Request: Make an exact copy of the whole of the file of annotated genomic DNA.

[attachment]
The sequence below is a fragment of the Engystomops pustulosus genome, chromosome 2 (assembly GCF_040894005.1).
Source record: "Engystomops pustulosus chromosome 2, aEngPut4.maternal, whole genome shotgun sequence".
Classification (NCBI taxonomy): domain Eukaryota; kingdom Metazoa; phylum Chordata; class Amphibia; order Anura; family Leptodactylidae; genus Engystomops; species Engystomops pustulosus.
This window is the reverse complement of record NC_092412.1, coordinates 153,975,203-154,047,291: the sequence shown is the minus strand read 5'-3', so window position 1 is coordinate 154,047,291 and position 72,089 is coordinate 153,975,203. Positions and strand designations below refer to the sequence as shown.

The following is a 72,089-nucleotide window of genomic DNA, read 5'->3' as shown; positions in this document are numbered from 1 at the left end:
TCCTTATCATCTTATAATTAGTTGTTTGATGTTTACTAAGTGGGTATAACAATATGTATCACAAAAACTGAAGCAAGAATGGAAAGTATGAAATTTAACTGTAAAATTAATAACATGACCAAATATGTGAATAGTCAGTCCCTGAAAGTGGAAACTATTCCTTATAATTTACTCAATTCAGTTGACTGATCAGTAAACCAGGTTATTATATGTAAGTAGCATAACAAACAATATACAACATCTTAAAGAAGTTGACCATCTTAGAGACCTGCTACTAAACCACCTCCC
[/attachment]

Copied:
The sequence below is a fragment of the Engystomops pustulosus genome, chromosome 2 (assembly GCF_040894005.1).
Source record: "Engystomops pustulosus chromosome 2, aEngPut4.maternal, whole genome shotgun sequence".
Classification (NCBI taxonomy): domain Eukaryota; kingdom Metazoa; phylum Chordata; class Amphibia; order Anura; family Leptodactylidae; genus Engystomops; species Engystomops pustulosus.
This window is the reverse complement of record NC_092412.1, coordinates 153,975,203-154,047,291: the sequence shown is the minus strand read 5'-3', so window position 1 is coordinate 154,047,291 and position 72,089 is coordinate 153,975,203. Positions and strand designations below refer to the sequence as shown.

The following is a 72,089-nucleotide window of genomic DNA, read 5'->3' as shown; positions in this document are numbered from 1 at the left end:
TCCTTATCATCTTATAATTAGTTGTTTGATGTTTACTAAGTGGGTATAACAATATGTATCACAAAAACTGAAGCAAGAATGGAAAGTATGAAATTTAACTGTAAAATTAATAACATGACCAAATATGTGAATAGTCAGTCCCTGAAAGTGGAAACTATTCCTTATAATTTACTCAATTCAGTTGACTGATCAGTAAACCAGGTTATTATATGTAAGTAGCATAACAAACAATATACAACATCTTAAAGAAGTTGACCATCTTAGAGACCTGCTACTAAACCACCTCCC